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$1,050 BUICK TOURABOUT, 2 PIANOS, 10 TRIPS TO EUROPE, 10 TRIPS TO BERMUDA GIVEN AWAY--THISIS THE LAST DAI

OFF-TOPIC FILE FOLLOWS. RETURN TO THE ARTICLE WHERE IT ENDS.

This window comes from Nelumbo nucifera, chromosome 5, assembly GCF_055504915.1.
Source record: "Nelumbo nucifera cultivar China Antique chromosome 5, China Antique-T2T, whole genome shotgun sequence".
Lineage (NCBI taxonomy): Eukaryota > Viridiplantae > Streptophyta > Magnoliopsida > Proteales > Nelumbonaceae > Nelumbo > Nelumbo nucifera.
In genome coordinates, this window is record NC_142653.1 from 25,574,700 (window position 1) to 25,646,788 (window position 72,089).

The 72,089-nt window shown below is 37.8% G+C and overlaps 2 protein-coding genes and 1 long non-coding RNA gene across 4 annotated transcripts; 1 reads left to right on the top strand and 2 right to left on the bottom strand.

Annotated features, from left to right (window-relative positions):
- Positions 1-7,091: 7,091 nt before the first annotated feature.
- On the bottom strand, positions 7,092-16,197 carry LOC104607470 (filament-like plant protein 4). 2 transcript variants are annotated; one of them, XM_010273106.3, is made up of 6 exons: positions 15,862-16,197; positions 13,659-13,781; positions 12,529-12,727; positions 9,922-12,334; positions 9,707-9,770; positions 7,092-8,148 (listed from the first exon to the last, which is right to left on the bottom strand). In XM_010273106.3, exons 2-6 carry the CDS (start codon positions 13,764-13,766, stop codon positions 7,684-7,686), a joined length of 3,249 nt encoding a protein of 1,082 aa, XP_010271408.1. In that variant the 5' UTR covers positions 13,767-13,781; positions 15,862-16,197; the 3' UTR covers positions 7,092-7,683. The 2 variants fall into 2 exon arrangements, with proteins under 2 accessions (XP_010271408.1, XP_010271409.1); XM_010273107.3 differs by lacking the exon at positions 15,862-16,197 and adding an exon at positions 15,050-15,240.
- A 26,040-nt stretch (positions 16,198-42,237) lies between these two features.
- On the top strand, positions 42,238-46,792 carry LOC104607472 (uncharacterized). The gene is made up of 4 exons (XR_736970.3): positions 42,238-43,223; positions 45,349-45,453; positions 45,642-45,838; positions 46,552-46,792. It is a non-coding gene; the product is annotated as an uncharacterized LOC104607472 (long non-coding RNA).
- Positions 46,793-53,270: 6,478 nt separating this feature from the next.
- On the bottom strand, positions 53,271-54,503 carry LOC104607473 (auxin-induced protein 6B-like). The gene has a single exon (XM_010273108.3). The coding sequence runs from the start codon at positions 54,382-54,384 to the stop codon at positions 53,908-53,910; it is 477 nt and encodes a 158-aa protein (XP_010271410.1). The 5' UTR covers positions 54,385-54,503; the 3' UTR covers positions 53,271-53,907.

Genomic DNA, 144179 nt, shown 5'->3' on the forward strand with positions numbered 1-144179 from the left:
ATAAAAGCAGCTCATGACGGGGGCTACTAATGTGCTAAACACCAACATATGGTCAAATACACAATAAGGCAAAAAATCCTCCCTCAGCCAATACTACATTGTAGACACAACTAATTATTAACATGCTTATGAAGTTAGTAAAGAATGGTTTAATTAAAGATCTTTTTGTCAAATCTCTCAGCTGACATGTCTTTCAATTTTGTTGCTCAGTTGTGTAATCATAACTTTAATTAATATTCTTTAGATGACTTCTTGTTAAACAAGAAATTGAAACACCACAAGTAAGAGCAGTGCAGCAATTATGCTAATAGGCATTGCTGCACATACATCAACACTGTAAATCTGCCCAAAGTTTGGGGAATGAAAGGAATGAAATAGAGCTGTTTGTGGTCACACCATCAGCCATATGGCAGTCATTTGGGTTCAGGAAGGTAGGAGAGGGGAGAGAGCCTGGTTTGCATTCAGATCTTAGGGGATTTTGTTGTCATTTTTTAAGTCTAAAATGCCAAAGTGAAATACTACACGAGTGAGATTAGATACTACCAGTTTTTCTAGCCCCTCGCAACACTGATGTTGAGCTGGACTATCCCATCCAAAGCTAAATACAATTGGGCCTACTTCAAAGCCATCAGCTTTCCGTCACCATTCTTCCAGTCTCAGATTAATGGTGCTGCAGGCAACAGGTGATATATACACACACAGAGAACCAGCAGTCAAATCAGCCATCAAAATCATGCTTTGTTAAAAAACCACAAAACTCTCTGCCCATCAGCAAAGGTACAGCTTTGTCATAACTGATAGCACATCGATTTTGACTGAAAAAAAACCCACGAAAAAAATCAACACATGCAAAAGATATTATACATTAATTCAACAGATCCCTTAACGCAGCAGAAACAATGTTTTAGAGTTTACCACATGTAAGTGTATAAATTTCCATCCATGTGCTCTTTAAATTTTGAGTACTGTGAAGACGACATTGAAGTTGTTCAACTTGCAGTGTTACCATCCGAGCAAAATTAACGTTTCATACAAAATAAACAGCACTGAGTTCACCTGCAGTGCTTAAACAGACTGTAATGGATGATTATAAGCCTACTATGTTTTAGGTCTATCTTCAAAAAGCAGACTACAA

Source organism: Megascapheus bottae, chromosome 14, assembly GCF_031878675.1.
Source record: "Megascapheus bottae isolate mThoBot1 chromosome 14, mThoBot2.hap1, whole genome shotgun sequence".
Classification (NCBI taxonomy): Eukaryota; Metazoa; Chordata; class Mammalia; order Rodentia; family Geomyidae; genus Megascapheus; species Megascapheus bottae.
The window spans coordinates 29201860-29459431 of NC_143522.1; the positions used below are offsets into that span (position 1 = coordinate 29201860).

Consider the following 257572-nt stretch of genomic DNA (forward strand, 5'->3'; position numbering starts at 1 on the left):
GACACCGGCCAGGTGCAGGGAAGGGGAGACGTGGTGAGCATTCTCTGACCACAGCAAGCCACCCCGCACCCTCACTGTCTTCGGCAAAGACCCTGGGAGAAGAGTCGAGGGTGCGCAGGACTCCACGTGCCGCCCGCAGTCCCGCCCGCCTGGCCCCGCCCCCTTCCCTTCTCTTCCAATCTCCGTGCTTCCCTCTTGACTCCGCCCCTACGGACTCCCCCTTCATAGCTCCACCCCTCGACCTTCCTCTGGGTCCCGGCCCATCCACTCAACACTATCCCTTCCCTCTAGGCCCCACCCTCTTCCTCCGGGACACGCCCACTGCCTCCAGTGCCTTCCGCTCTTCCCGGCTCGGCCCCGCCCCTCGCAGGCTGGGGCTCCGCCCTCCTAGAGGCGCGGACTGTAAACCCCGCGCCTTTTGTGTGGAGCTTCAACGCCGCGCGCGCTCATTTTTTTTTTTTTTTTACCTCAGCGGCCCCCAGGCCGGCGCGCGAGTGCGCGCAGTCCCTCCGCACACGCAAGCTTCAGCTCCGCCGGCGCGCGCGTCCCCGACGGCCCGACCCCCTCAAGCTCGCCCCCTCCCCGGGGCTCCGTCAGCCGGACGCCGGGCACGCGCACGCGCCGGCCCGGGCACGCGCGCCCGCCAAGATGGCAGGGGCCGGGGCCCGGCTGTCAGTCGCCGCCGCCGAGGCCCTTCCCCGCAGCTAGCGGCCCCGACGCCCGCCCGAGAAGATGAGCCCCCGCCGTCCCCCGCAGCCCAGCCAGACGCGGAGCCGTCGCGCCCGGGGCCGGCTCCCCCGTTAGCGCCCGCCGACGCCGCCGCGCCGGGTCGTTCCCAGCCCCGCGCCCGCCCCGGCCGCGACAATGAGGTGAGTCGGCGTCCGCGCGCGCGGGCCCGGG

No Tainted Ads. NINTH YEAR. NO. 154. TEN WEEKS’ FIGHT FOR BIG PRIZES [MIGHT DOORS OF TIMES’ CONTEST DE PARTMENT WILL BE LOCKED PROMPTLY AT » O’CLOCK —WIN- NERS ANNOUNCED TUESDAY. TODAY’S DISTRICTLEADt KS Strlla Uni)'. DU«. 4 77.U7N Marcella Miller, Dint, 3 011.N23 Mr*. !l. \«)nm*. 1)1*4. 5 . . . . 53.71)2 l.i-ouorn 4,11ht-rl, Dint. II ••. 51,07s Mr*. A. Tow rr, 1)1*1. !<• .... 50.M10 Sir*. J. J Uhlmi. I)l*». 7 ... 40.01*5 MU* tlrrfhu llrU*. l)l»f. 0. . . 30.1)21. Katlirrtnr Itrjuolilk. 1)1*1. I-. 21,700 Melt-n Mnrlru, l)l»t. 2 14,1140 Olive Hobs, 1)1*4. M 11.H21 Touight at 9 o'clo* k tlie polls in The Detroit Times’ Great Prize Voting Content will dose. and the spirited though friendly conflict of ballots which has be*n in progress for the pant Hi weeks and which has excited such unusual Interest on s he part of the people of the city will be finally ended. . Precisely at 9 o'clock tonight all doors leading Into the office of the contest department wil'. be locked, an 1 no contestant not iu the office before that time will he p *rmltted to enter to turn In subscriptions to count in the contest. It is desired that all con testants have flnlsh and reporting sub scriptions before t!i# final hour of closing, though In tli»- event that the volume of business reported in the final hour Is too gnat to permit of this being done all such contestants as were In the office before the final hour will be permitted to turn in their subscriptions to count on the contest. Tomorrow mornit g the work )f verification of subscriptions reported will be commenced, and as soon as tho verification *s completed the >pecia! * troallttuvU on t'nur Sv»r«.) DODGESWORK ID , DODCE ALIMONY DODGE DOESN’T GO WITH COURT, THOUGH, WHO ORDERS PAY MENT INCREASED. ’•| believe the woman when she tes tified that her husband said be cou'd have had work If he wanted I* and that he avoided work so ar not to be In a position to pay alimony. I’ll In crease his weekly payment front $2.50 to ft)." Judge Murphy was announcing his decision In the case of Marry C. Bell the former cigar sol* smnn. who gained considerable notoriety some time ago when Gladys Bradley, a telephone operator, tried to take her life oecaune of love for him. Bell was before the court Monday morning to oppose the petition of bis wife. Kmily. for an In crease in alimony. Bell lias been pay ing $2.50 per week recently, under a court order. Mrs. K* II said that she bad to pay $5 a week for board for their sick child. She said that her husband called u|s>n her Saturday, when he heard of her petition for more' alimony, and told, her that several jobs had been offered him. but he re fused them so that the court would not order him to pay more. Bel! denied this, but Judge Murphy told him he didn’t b* Keve Him. Hurry A. Dancy, whose wife* was granted a divorce recently, was sent to Jail by Judge Mandell lor Ills fail ure to pay the solicitor’s fees ordered by the court. Dancy testified chat he was working only two days .» week, and had all he could do to support himself. Judge Mandell declined to believe him. SHOOTIUMAN; KILLS HIMSELF DENVER. Col.. Mareh 29.—John Col lins, aged 80. father-in-law of former Ocv. Jesse A. McDonald, this morning shot and fatally wounded Miss Sarah Nlekols. a maiden aunt of Mrs. Mc- Donald, and therf committed suicide. The shooting took place in the fash ionable Collins home on Capital Mill. Suppressed Divorce Suits. Suppressed suits for divorce were filed Monday by Georgia vs. Joseph R. Castle; Mary C. vs. I’mherto Q. Dl Bccco; Edwin vs. Mtfrgnret Hoyt, and Ida vs. Vernon I„. Barrows. THE WEATHER •- • Detroit hi! vlHnltyi Monday nlalit »Ml Tiir<ila). pnrflj cloudy I M»d»rfl(F northerly nlnil* brruinlnt tarlahlr. I.»wrr Michlitnni tinnrmlly fnlr tn atabt and Tnraday, except probably (■•n flurrb-a In wnl portion i hrUk aorthnml wlaila. 1101 RI.V rKMI'CIMTt Hl'.t and a. m si to a. m :in T a. m 13 II a. m Hi ha. Hi .14 12 noon .‘l7 t a. m 34 I p. m . in Ha* year am todayi Maximum (cni ytratnrf. 41 1 minimum, Xl t mean. .l'i| dpadr xxontber. fen m» at Site a. at., and irl* at Bm4 9. m. dMaaaader. I m brat lax. M Ntaraa Ipctroif ©tines ENTIRE MILITIA TO QUELL UPRISING OF INDIANS FIRING IS HEARD IN HILLS AND BATTLE IS BELIEVED TO HAVE TAKEN PLACE COMMUNICA TION IMPAIRED. OKLAHOMA CITY. Okla., March 29. —The entire state militia has been i called out to suppress the C'raxy Snak** Indian uprising that had cost the lives iof six mile era and ihe wounding of j inutty townspeople early today. Firing ( liu.- been heard in the hills near llenry ettu and it is believed a fight bet wee. l tin band of Indiana and the state troops has taken place. The rebels consist or 100 Creek In dians, half-breeds and Negro** under t lnef Crazy Snake. It Is apparently , the aim of the redskins and their allies to reach a stronghold In the Tiger mountains, which furnish an advan tageous ground from whlcu to fight su perior numbers. The telephone wires front stations 'mat the scene of hostilities have been ' cut. At daybreak the soldiers moved for ward to give battle to ihe redskins, but the chief, through his scouts, had been watching every move and resum ed his retreat toward the mountains. 1h« militiamen pushed forward at double quick. The Indians were about [ten miles away from them, but tie tioops were determined the redskins should not be allowed to choose the battleground, and thus gain enormous advantage. The troops outnumber the j Indians three to one, but should the j latter gain the sehlter of the hills the ( outcome might be doubtful. Six men have been kilb‘d and a dozen wounded since the tnmole be- 1 gan Thursday. This Is the official ro-1 port, but I)r. I. M. Wallace, of Dustin, Okla’.. who went to tne Hickory hills with the troops today, declared more than 20 Negroes end Indians were killed Thursday and Saturday and were rudely buried without coffins In the field where the troops camped last uight. This first real Indian uprising of years has held this region on edge for ihreo days. It broke out last Thurs day whan several deputy sheriffs went! to Henrietta to arrest Negro cattle thieves. They were fired on by Negro and half-breed friends of the crim inals and forced to retreat. A few, hours later they returned with addi tional forces, and were fired on by the band, then augmented by a num bed of Crazy Snake’s Indians. In this fight three Negroes were killed and five wounded, according to the official reports, although it is thuught many more Indiana were wounded, as scores of shots were fired at close quarters. This clash resulted in 41 arrests. WIIELESSIEEPS TAB ON STEAAAER , I The following message by Clark win less system lo The Times from Capt. Archie McLachlan, of the steam-j «r City of Detroit, which left on the first trip to Cleveland. Monday more, ing. Indicates Hiat the boa* Is getting through safely: "Considering the season of the yea • the weather conditions are ideal for lake navigation. The slight snowfall J is not bothering the boat and she U running along at a good clip. We ex pect to make Cleveland nt A;3O. Wire less is a great aid * » lake navigation Communication with land when out •» the middle of the lake gl .es passen-j gers an added source of security. So j far we have sighted only one ice i cake." CHARGES BROWN WITH PERJURY! Miss Florence Foss' breach of prom- ■ is# suit acalu*! David A. Drown, which j was last tried before Judge Hosmer, in January, is to have a sequel In the criminal courts. Miss Foss secured a warraqt front Justice Jeffries. Monday morning, charging Brown with perjury In connection with the breach of prom ise- suit. She alleges that he swor-* falsely in denying the authorship of ( several of the unsigned letters and a certain post card Introduced iu evi dence. BOYERSIS MADE | solicitor-general! WASHINGTON. March 29 - Nomina- ; tlons wete sent to the senate today Hr follows: Consul-general at Singapore. Straits Settlement, James F. Dubois, of Penn- ( sylvania; solicitor-general of the Unit ed States. Lloyd W. Boyers, of Illinois; , assistant Justice of the supreme court of New Mexico. Ira A. Abbott, of Mas sachusetta. Assistant secretary of the treasury, | Charles Dyer Norton, of Illinois. Register of the land office at l.as j Cruces. N. M.< .lore Gonzales, of New i Mexico. If you don't want your child *o slip on the bottom of u porcelain bath tub when you are giving him hla hath, spread a heavy Turkish towel on the I bottom. The Times Takes On the United Press Service, April Ist I 'BEGINNING APRIL IST Ihe Detroit Times will give its readers the full i J leased wire service of the United Press Associations, without doubt the (£■9 leading news collecting organization of the world for evening newspapers. There is hardly a day in which the United Press does not set a mark in en terprise, alertness and resourcefulness unreached bv its older and somewhat lethargic rival, the Associated Press. In taking on this splendid newsgathering service, which surveys the world wide Held of events, The Times is still further developing distinctive policy of giving the story of the day compactly yet completely,-AND GIVING IT FIRST. OFFSET RAVAGES OF AGE WITH LIFE ELECTDICITY —prof. McConnell. : CONTROL OF VITAL FORCE WILL CURE DISEASE AND INFIRMI TIES, DECLARES FAMOUS NEW YORK SCIENTIST. The municipal health conference held Sunday night in the First Baptist church was well attended and marked by much enthusiasm. The pastor, the Rev. F. T. Galptn, presided, and ad dresses were delivered b} Dr. Bruce ! Anderson on "The attitude of the Med ical profession,’’ Dr. A. B. Lyons on "The chemistry of life,” and Prof. An-j drew McConnell, of New York, on 1 "Life electricity—a vital force.’’ Prof. McCoune'lL in the course of au hour’s address, showed in a simple, ( clear way that the Inherent force in human life is electricity, that all the organs of the body operate on the prin- i ciple of the voltaic batteVy. aHds and 1 alkalies in a moist state continually generating electricity. The nerves, he explained, are the conductors of I this vital power; the censory nerves taking It to the brain and the motor nerves carrying It from the brain to. th«’ organ or part where It Is utilized. All the functions of the several vital organs, as well as those of the five senses he showed lo be electrical pro cesses. in discussing the methods of gener ating this electrical power in the In dividual. Prof. McConnell said that in the matter of the'dlgestlon alone there | are some seven principles, which if j faithfully and intelligently carried out, result invariably in perfect digestion, i Through these methods the invalid or aged person is Immediately given thej stomach power of the strong vital man. and by u knowledge of how to circulate this increased energy through the system generally or di rect it to any diseased organ or part, may in a surprisingly short time over- 1 come disease or the infirmity of age and enjoy the full vigor of health. Speaking or Infant mortality Prof. McConnell stated that about seven eighths of the deaths of babies during the teething age could be prevented through an understanding of how to draw the electric energy from the jaws and head, where growth is go ing on. to the stomach, in order to perfectly carry out the process of di gestion. Prof. McConnell has just completed a course of lectures in Toronto, where a most influential permanent organi zation has been effected, of which Mrs. Jna. L. Hughes, wife of Inspector Hughes, the prominent educationist, is president. An enthusiastic testi monial was presented to Prof. Mc- Connell by this organization last week. Prof. McConnell addresses the New Century club this afternoon and deliv ers a public lecture In the church of Our Father tonight at 8 o’clock. TWO CUBED WITH ELECTION_FIIAOOS Two warrants were issued. Monday morning, for the arrest of Richard R. no, election inspector for the vd- Inge of River Rouge, and Clld Klt-g, a resident of the same place. Com putin'* were made against the m**r in the prosecuting attorney’s office, and tho warrants were signed by .Jus.be D* Gaw. While acting ns election Inspector on March 8. Reno Is alleged to have al lowed King to vote, knowing that Mo rum* whs not registered. King is charged with voting when he knew he mi; not registered. Train Splits Switch. GRIFFIN. Ga., March 29.—Passen gers on Central of Georgia train No. 15, Mason to Atlanta, were severely shak en up, Express Messenger J, B. Mar tin was painfully injured, and two mail clerks were slightly hurt, when the train split a switch as It entered the Griffin yard. Show Cases Robbed. Five pairs of solid gold eyeglass frames and three gold chains were stolen from the show cam of the Van Vllet Opltcal Cos., No. 225 Woodward nve. some time Sunday night, bv thieves who shattered the g'as.s in the show case. Commercial Credit Cos. Collection* MONDAY, MARCH 29, 1909, CASE GETS DARKER TOR MURDER SUSPECT PROSECUTION ELIMINATES OTH ERS AS POSSIBLE SLAYERS OF MRS. SIKORA AND POINTS TO BIALK AS CRIMINAL. Tht- prosecution will probably finish putting in its testimony in the Frank Blalk murder case, Monday afternoon. An ong the witnesses yet to be sworn is Capt. McDonnell, chief of detectives, v. ho will testify as to the conflicting statements made by Bialk in police headquarters in explaining how he re reived the scratches found on his face at the time of his arrest, in one of these statements he said ho received them in a fight Thursday evening, two nights preceding the murder of aged Mrs. Slkura. loiter he fixed the time as Saturday evening. Only two witnesses were examined. Monday morning, owing to a late start, and they strengthened the case against Blalk by establishing the fae t that Frank Deerlng and others who were wont to eall on the old woman and had been In her home previous to tnc crime could not have been presen* when she was murdered. Thus, by the elimination of others, the prosecu tion is trying to trace the murder rigid to Hialk. John Brudezku. a former boarder in Mrs. SI kora’s home, told Low he and Kiank Decring had put in the time, on the Saturday night In question, from about 11:30. when Peering left Dial after the carousal in Mrs. Sikora's house, until long after midnight. Deer ing s mother. Mrs. Anna Peering, was then put on to testify that Frank reached home around 2 o'clock Sunday morning. Juror John Stevenson. No. 39 Mwlberry-st., was permitted ft) go to hit, home Monday noon in company with an offleen to visit his wife, who is ill. SON KILLS FATHER WHO STRIKES MOTHER SAN FRANCISCO. March 29. Josiah Hall, Jr., shot and killed hla father following «i quarrel between hi* father and mother. Tho father, It is said, struck his wife, and young Hall inn from an adjoining room to his mother's assistance. H*« fired a shot through a window, killing his parent. Farmer Baby Whose Mother Was Executed in Auburn Prison Today f| / 'i j|f> V/V ' v ' y. ■ :• *;» ,Jh- '**•■ *. j > . j jf*~~ * Thla plrlurr *hnn« (hr Infnni ■«>n of Mr*. >lnry Farmer. who w«« eleclrn rutfil In .lnltnra prlmn early today for the murder of Mr*. «arnh llren nnn, n nelalihor. Mr*, Farmer** koine nn« nenr Watertown. V I. H*- fore *he died ah* mad* a confeaaloa eioarrniln* her hiaaHaad la the anwrdvr. BOYLE SMILES AND ROWS TO FRIENDS IN SHARON ONE THOUSAND PERSONS SURGE ABOUT TRAIN TO SEE KIDNAP ER, WHO ARRIVES FOR HIS PRELIMINARY HEARING. SHARON, Pa., March 29.—Handcuff ed to SnerlfT Chess, James H. Boyle, kltit.aper of Willie Whltla, was brought from Mercer Jail this afternoon for a pielindnaiy hearing before Justice Gil btrl. A thousand persons surged around the train when It pulled in, eager to get a glimpse of the prisoner. Boyle stepped out, pale but smiling sarcastically. He was smoking a cigar atm bowed to a number of his friends whom he recognized. He w-aa hurried to the lockup and placed in a cell. Tlte prisoner, handcuffed to Sher iff Chess and securely guarded, left Mercer shortly after 11 o’clock this morning on the Bessemer and L*ko Krle railroad, for Shenaugo, where close connection was made with the Pennsylvania train for Sharon. Mrs. Boyle will be arraigned before Justice Gilbert at the same hour tomorrow. Kvery effort was mude to avoid a demonstration by the people of Shar on, and for this reason the prisoners were not brought here together. The sheriff's party rode to the Mer cer station iu a hack. A crowd quick ly gathered around the car, but there was no disturbance. Yielding to the overwhelming senti ment throughout the country aguiust a disposition of the Whitia family to grant clemency to the kidnapers, the prosecution will be urged with all pos sible dispatch. Boyle is prepared to make a fight and will be defended by former Judge S. H. Miller, of Mercer county. . No attorney had seen Mrs. Boyle this morning. It is learned from a reliable source that she will be well supplied with funds and is confident that she will soon be free. The money, It Is said, will not come from her family. Boyle maintains his sphinx-like at titude in all matters relating to the charges against him. His wife is an enigma that puzzles all who have sect) her. Thomas C. Cochran, former district attorney for Mercer county, has been employed by the county to conduct the pi orecutlon. Job Print Inn ilnnr rich*, lime* Pilot* liiK Cos.. 15 John R -*t. Phone 1491. "SAVE MIEHM AND RELY" IS CRY OF GANG SCHOOL BOARD MACHINISTS CON CENTRATE EFFORTS ON TWO WARDS, BUT "ANTIS" SEEM SURE OF VICTORY. There is a busy week ahead for the candidates for school mspectors In 11 of the city's 18 wards, and their re spective followings. The anti machine workers, by their persistent and unsel fish efforts, have succeeded in arous ing the puollc to a realization that there Is something wrong In the school board, and citizens who, ordinarily, wcijld take little Interest In the spring Hf ' ol K. : H ■ MBSH|P9 in I '■* V . r* X. DWORKOWSKI, Auf l-nuu-Mu* candidate fur *«-h«>«*l U •pretur la lh« Eleventh ward. elections, will make It a point to go to the polls this year and put In their votes for a better representation on the board of education, realizing that .their owe.,. Interests as taxpayers and the interests of their children as fu ture cltlzeus are at staktu.. Meetings galore will be held during the week. There / will be afternoon house meetings under the auspices of the Woman's Independent Voters’ as sociation, and nightly meetings In halls and homes, with addresses by In spector C. M. Burton, Coroner Ben nett, Inspector Goldberg. George M. Condon and interested either as candidates or men, who from past ex perience, know something about gang rul«- in the board and >x*hnt ft means. It is planned to wind up the cam paign Saturday night with big rallies on both thfc east and west sides In the IntereajAjf the anti-machine ticket generally.'The details have not yet been completed, but announcement will be made in good time. In the meantime the machine, or Martlndale adherents are becoming alarmed. They practically concede that there is no hope for them on the west side Their efforts will be cen tered on the Eleventh and Thirteenth wards in the hope, though it seems almost u forlorn one, of saving Mlehm and Hely from the wreck. The word has gone out from head quarters at No. CO Broadway: "Save Htly and Mlehm at all hazards.’’ That Is the machine slogan on the east side, and It is uttered like a wall of despair. Even If Hely and Mlehm are elected, the gang’B control of the board will he a matter of doubt. If either of them goes down to defeat, the "at.tis’’ will be on better than even terms, while If both lose out, the gang will be In a hopeless minority. So the fight really hinges on the con tests In these two wards, and hero both sides will put In their best licks during the few clays remaining before the Hattie of the ballots. Z. Dworkowskl, Miehm’s opponent, is developing remarkable strength and is fast overcoming the prejudice ero atc-d by the many false stories clrcu lated against him. Citizens of tho ward are beginning to realize that he is a man of unusual fitness for the office he seeks, and that he has the qualities that would give the ward the representation on the board to which it Is entitled. One of the stories cir culated is to the effect that Dwork owskl is hostile to the Oerninns. The fact is that he lived many years in Germany. He was a charter member and the first president, of the Dramatic Association of Berlin and several plays written by him w r ere produced in Ger mt.nv with Mr. Dworkowskl in the casta. I)r. VV. If. Martmer. who was de feated by Michin for the Republican nomination, says Aid. Jose ph Theisen tried to discourage him from making a run. saying that Mlehm Intends to run for alderman two years hence and that Martmer would thc-n have a clear field for the* «ehool Inspectorship. STATE-ST BUSINESS MEN FORM ORGANIZATION Business men on State-st. have or ganized the State st. Improvement as sociation. with David Stott president and Roliert M. Grindlev secretary. The [object of the organization Is to secure I Improvements In the way of paving. | lighting, etc. WANTS FUNDS FOR WATERWAY WORK WASHINGTON. March 29 —Repr* iscntatl/e Randall, of Ivoulslana, has introduced a hlfl authorizing the secre tsr> of the treasury to borrow SSOO. 1 000,000. but not to exceed $50,000,000 | It any certain fiscal year, to defray ex pcnnltims hereafter authorized for | waterways Improvement. LAST EDITION ONE CENT WOMAN IS PUT Tl| death in auburn FOR Mini PRAYER ON MR*. FARMER** LtRB CHANQEB TO MOAN-OF ANOHUM, —EXONERATES HUSBAND IN STATEMENT. MRS. FARMER'S CONFESSION j WHICH ACRCITS HER HP-ill, Auburn. N. Y., March SI. ISO#. Rev. J. J. Hickey: My huaband. James D. Parmer, never had any hand In Sarah Bras* nan’s death nor never knew any thing about It until tha trunk war opened. I never told him anythin*. that happened. I feel he has been » terribly wronged. James D. Farmer was not at home the day the affair happened, neither did James D. Farmer ever put a hand on Sarah Brennan after her death. Again I wish to say as strongly as X can that my husband. James D. Farmer, is entirely Innocent of the death of Sarah Brennan; that he knowingly had no part in any plans that Ted to it. and that he knew nothing whatever about it. (Signed) MARY H. FARMS*. Subscribed to and sworn to before me this 28th day of March, 1009. B. F. WINES A*. Notary Public. AUBURN, N. Y., March 39w—Mis. Mary Fanner was electrocuted for the murder of Sarah Brennan, in Antov* prison at 6:15 o'clock today. Firs women and a score of man witnessed 1 the execution. The wosos* left in the hands of her father confessor, the Rev. J. J. Hickey, a confession com pletely exonerating her > husband, James D. Farmer, also under sentence of death. The five women who witnessed the electrocution of Mrs. Farmer are Mlm Mary Gorman and Mrs. John Dunn!- gan. the women of her death wafcehr Mrs. Dr. Helen M. Westfall, of Ho ravla; Mlbs Agnes Baird, of Troy, iM Miss Margaret Byrne, of Auburn, tfehl two last trained nurses. Besides ttoe women tl/ere were a score of mSR. . physicians, officials and newspaper ks-«j porters who gathered In the office (ffi Warden Benham a few minutes bp* fore 6 o’clock. Mary Farmer spent ttoe night in, celM No. 1 In the condemned rffw, opening Into the death house. All the other prisoners had been taken from the cor ridor and she occupied it alone with the two women of her watch waiting outside her cell door. At 3 o’clock this morning Father Hickey entered her cell and remained with her until the execution. Bhe was resigned and deeply religious. She neither wept nor complained, but she prayed Inces santly. She was engaged with ths priest in praying when Warden Benham led the procession of witnesses from his of fice, across the prison yard to the death house. The suu was Just show ing over the eastern hills, tinting the dawn with the color of roses. The silent march lasted hardly more then a minute. In the death hour tha wit nesses were silently shown their seats. Chamber of Death. The death house at Auburn Is not gruesome. It Is a square chamber, some 50 feet each way. The floor la of marble flags. There is a white tiled wainscoting, three feet high from the floor and the walls and celling Are stained a light brown. In one comet of the room Is a box-llke enclosure, in which the switch and mechanism of the electric apparatus are con tained. Almost in the center of the room stands the chair, on a Bllghtly raised (CoaiiHfd ob Page Use.) CAR HiTSJTO; CHAUFFEUR HURT John Ueyden, a chauffeur employed by a Woodward-ave. garage, was thrown through a front window of an electric automobile, when the ma chine was hit by a Woodward-ave. car- Ht Watson-st. early Monday morning. Ho was badly cut and bruised about the face and head, and was taken to Harper hospital, where his injuries were dressed. The machine was owned by R. J.* i Owen, of No. 1750 Jefferson-ave. east; ;in<l Leyden was taking It to the gar i ngp for some repairs, when the col ! lisior occurred. INSAIOiLLS his ! WIFE AND CHILD MANCELONA, Mich., March 39. George Hoopfer early this morning; while in an insane rage, choppedp the heads from nls wife and child while they were asleep. He is now at large i in the woodß near here. TWO INJURED IN SHOOTING AFFRAY a j MUSKEGON, Mich., March 39. (Special.) — ln a terrible cutting and shooting affray in the Hungary colony lat Muskegon Heights Sunday night Sam Fetlk was shot In the bend and badly cut, by Paul Honrick. Joe Kto tula was cut about the abdomen and may die. Warrants charging IMd Hornlak and George Horn tat with ne> aault with Intent to do great bodily harm lees than the crime of murder were Issued today.